This past Friday, I got my COVID-19 booster shot. If you haven’t gotten yours yet, or your initial vaccine dose, and you’re medically able to do so, put this article down and go do that. It’ll still be here when you get back, I promise.
Now that you’re back ... as I laid on my couch all weekend with the TV blaring, fading in and out of consciousness as a 103-degree fever and a single dose of Tylenol battled for dominance over my mind and body, a thought struck me. One that came with perfect clarity, like seeing through the eye of a storm: Tokyo Drift is the best “Fast and the Furious” movie for car people.
I know, the first movie is the one that kicked the whole thing off. That’s the one that introduced us to the family, gave us the grace scene, and discovered exactly how much wing you can fit on the back of a Toyota Supra. It’s beloved by enthusiasts, and rightly so — it’s the first movie that actually, bumbling though it was, wanted to be part of our world.
Tokyo Drift, by contrast, had no ties to the established characters we’d come to know in the previous films. It was so removed from Dom, Brian, Letty, and Mia that Universal couldn’t even place it in the movies’ timeline until years later. It’s the odd duck of the franchise, without a doubt — but that gives it the freedom to go deeper on car culture than any other entry in the series.
The first and third movies are really the only ones in contention for the ‘Best Car Movie’ title, by the way. From Fast Five on, the movies really hit their stride as merely car-adjacent action films. Fast and Furious, the fourth film, is just bad, and 2 Fast 2 Furious, to quote YouTuber Patrick (H) Willems, “feels like a two-hour pilot for a USA Original Series.” We’re only looking at one and three here.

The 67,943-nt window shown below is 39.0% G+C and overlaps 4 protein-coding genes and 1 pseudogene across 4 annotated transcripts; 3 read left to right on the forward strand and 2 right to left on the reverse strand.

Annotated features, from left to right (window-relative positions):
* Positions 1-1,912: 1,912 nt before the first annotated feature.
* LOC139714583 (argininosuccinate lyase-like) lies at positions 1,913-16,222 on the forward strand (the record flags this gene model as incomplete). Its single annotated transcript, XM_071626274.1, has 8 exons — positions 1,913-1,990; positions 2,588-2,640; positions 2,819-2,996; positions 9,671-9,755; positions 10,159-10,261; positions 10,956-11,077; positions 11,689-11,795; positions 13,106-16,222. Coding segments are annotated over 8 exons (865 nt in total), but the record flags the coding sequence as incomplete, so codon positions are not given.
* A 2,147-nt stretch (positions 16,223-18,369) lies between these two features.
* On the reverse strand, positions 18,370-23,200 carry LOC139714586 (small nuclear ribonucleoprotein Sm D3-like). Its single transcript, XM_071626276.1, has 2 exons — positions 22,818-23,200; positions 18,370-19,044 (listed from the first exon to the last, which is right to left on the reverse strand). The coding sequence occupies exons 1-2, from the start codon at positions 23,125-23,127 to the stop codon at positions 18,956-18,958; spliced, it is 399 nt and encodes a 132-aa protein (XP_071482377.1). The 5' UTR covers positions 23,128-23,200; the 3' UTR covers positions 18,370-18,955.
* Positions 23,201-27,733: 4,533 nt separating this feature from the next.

But even between those two films, the obvious choice is The Fast and The Furious, right? Taking off the nostalgia glasses, I disagree: Tokyo Drift simply has more focus on the cars themselves. The first movie may have a wealth of real-life tuner cars, but those cars are a vehicle for character interactions — not stars in their own right.
Compare the build of the first movie’s Supra to the third film’s Mustang. How much of the Supra build do we actually see? It shows up wrecked, we get a shot panning over the parts, Dom and Brian are working on the front when they talk about Brian asking Mia to dinner, and then it’s ready for paint and graphics. Jesse gives a bit of detail on his computer, sure, but that’s more product placement for Koni than anything else.
The Mustang, however, is an in-depth build. We see the twice-swapped RB26 removed from its S15 shell and placed in the Mustang. Sean fits a truly massive turbo to the car, takes it for a drive, and then comes back to keep working. While the Supra’s maiden voyage ends at Neptune’s Net, the Mustang’s ends back in the shop with Sean looking at fouled spark plugs to check fueling. He’s really testing and tuning, and doing so in the most analog way possible.
Tokyo Drift likely relies more heavily on the cars because of the absence of the previous movie’s stars. Without their names on the poster, the focus on vehicles is all that ties this movie to the previous entries, and gets people to buy their tickets and popcorn. For those of us really into the cars themselves, however, it’s a godsend — and the best car movie of the bunch.